Best Fantasy Manga of All Time
Although many people cherish watching anime, they often forget that most anime serve as adaptations of the original source material. While there are some instances where the anime is better than the manga, those instances are few and far between. With the amount of manga released on a daily basis, it could be hard to cut through all those books to find the “Best of” for any chosen topic.
Well, we’re here to help celebrate and shine a spotlight on some of the latest, greatest, and unforgettable manga through the years. For our ongoing series of articles depicting the best manga, our attention this time turns to those with a fantasy focus. From gritty worlds to saddening adventures, there’s a good choice to whet your appetite.
Of course, if we’ve missed any of your favorites, feel free to comment below and we’ll get them added on!
Berserk – Kentarou Miura
Berserk is an amazing dark fantasy epic written and illustrated by the late Kentarou Miura. It’s about a man named Guts who joins a syndicate to fight on a noble warrior named Griffith’s side. After fighting many battles for Griffith’s cause, Guts gets promoted to a commander role and receives a lot of praise for his effort. However, things take a drastic turn that Guts will wish he saw coming.
Berserk offers readers a gory, action-packed experience. Miura applies wonderful shading techniques and line work that will make his medieval fantasy setting look more grim and intense. The monsters and individuals who traverse its world are cruel as can be.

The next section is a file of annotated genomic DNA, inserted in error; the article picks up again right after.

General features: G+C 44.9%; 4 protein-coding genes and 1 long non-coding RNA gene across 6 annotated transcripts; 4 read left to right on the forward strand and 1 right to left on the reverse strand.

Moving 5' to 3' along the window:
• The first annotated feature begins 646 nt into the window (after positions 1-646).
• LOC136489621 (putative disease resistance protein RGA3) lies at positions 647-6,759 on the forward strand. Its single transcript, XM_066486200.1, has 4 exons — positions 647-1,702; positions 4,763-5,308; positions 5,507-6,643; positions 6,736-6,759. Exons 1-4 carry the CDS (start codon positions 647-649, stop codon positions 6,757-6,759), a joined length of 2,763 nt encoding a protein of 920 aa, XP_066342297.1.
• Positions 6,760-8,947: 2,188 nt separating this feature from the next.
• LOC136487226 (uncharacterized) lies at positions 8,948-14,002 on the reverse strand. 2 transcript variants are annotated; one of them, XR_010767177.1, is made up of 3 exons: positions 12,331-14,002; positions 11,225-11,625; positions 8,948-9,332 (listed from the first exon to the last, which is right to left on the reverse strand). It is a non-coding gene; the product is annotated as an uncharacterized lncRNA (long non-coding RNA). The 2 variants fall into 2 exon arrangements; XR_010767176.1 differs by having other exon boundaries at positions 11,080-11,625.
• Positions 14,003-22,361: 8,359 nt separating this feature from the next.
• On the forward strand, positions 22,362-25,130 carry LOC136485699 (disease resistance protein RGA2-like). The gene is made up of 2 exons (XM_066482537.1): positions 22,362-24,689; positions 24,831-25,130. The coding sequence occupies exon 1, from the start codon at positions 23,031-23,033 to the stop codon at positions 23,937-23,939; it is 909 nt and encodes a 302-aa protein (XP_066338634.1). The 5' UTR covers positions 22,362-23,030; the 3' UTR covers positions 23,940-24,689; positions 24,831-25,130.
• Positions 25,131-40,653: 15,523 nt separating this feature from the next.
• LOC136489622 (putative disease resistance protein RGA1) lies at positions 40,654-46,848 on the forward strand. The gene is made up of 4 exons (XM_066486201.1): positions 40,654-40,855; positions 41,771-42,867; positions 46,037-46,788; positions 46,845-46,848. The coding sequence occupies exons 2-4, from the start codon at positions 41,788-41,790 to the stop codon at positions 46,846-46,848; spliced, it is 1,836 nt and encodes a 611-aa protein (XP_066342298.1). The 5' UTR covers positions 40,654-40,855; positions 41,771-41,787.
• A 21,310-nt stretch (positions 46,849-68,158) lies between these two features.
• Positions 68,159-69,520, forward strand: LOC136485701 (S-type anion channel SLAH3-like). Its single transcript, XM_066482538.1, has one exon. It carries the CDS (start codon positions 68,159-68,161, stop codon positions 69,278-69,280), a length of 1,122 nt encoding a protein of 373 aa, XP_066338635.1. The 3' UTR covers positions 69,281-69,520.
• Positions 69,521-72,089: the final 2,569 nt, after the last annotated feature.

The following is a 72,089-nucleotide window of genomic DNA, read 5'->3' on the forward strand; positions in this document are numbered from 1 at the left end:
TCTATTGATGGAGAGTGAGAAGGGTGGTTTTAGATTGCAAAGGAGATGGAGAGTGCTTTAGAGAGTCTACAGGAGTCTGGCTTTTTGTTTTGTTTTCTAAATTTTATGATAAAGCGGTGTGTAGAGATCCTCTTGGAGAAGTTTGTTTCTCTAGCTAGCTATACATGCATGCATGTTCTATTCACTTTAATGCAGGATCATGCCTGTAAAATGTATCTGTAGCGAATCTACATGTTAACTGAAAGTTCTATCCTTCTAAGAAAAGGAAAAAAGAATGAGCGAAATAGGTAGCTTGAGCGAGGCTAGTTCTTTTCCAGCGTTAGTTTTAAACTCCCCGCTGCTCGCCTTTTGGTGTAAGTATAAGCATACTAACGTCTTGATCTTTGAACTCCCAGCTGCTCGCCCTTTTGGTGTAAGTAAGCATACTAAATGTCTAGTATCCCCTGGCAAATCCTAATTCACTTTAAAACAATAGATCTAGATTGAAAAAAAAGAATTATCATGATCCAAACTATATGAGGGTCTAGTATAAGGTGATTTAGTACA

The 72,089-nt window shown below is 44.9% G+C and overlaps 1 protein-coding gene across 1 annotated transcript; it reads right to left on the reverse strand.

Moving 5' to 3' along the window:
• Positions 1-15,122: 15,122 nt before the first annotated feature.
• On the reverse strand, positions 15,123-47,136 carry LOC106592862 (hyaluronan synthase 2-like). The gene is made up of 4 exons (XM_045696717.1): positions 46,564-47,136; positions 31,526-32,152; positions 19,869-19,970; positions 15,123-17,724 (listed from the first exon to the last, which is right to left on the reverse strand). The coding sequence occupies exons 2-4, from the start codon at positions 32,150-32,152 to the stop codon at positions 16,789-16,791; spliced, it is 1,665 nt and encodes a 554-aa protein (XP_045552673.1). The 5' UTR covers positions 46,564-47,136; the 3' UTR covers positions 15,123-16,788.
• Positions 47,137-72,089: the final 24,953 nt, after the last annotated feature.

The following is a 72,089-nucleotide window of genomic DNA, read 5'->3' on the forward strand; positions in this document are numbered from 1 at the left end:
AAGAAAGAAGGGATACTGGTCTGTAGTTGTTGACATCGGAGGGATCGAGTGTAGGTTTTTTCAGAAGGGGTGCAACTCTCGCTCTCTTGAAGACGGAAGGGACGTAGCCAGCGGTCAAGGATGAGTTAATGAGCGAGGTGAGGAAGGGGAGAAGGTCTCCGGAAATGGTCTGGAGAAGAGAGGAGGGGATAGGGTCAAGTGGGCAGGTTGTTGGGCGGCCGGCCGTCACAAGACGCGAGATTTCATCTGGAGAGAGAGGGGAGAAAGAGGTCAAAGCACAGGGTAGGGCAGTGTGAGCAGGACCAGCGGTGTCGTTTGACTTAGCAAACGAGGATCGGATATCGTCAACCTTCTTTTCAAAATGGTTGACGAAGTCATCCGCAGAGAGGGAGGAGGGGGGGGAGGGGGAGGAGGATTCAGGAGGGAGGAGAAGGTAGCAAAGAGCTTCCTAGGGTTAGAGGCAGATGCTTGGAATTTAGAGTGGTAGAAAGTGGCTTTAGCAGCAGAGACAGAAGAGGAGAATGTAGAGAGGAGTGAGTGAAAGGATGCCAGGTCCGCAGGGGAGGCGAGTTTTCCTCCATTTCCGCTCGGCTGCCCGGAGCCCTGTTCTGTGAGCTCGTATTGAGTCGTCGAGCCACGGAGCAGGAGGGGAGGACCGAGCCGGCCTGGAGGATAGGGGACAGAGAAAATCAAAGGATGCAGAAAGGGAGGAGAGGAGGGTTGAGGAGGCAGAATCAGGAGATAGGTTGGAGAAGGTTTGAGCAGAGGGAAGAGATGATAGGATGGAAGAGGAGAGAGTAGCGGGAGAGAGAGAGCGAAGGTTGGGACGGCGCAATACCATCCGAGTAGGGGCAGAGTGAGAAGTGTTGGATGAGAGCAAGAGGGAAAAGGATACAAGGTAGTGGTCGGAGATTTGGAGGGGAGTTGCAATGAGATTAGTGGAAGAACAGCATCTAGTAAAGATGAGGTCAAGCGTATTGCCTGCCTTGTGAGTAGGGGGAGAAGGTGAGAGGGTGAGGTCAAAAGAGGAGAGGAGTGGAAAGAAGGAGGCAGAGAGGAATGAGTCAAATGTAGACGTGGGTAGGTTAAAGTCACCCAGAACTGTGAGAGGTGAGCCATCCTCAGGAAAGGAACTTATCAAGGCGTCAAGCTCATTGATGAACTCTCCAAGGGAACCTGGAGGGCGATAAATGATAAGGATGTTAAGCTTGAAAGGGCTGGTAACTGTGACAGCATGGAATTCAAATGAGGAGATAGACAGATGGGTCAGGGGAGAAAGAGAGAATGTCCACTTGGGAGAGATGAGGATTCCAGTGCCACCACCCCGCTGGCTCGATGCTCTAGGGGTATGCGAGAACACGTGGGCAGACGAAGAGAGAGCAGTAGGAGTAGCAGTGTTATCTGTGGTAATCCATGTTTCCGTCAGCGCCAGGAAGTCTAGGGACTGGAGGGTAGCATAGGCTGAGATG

From lustful horses to shrieking human beings, you can expect to see a lot of nightmarish imagery while reading this manga. Berserk is a dark, complex, and emotional series that fantasy fans should take the time to read.
Witch Hat Atelier – Kamome Shirahama
Witch Hat Atelier follows a girl named Coco who adores witches and magic. She spies on a witch named Qifrey and notices her picture book is actually a magic book in disguise. She practices various spells hidden within it and chaos ensues. Thankfully, Qifrey arrives, rescues Coco, and offers to train her since she might be key to tracking down the Brimmed Caps.
These people like to experiment with taboo body-altering magic and spread artifacts to citizens. Before he can tangle with them, he must teach Coco the ways of the mystic arts. Coco is a likable and optimistic character. Many will find her journey to discover the secrets of magic engaging and heartwarming. Other characters possess distinct personalities and grow throughout the story.
This story feels magical, explorative, and grandiose. The manga tackles themes like knowledge, morality, and perseverance. Witch Hat Atelier produces enough obstacles for our characters to triumph over and readers will equally enjoy seeing their failure to defeat specific challenges. If you want a magical story that doesn’t too heavily on usual tropes to tell a great narrative, check out Witch Hat Atelier.
Claymore – Norihiro Yagi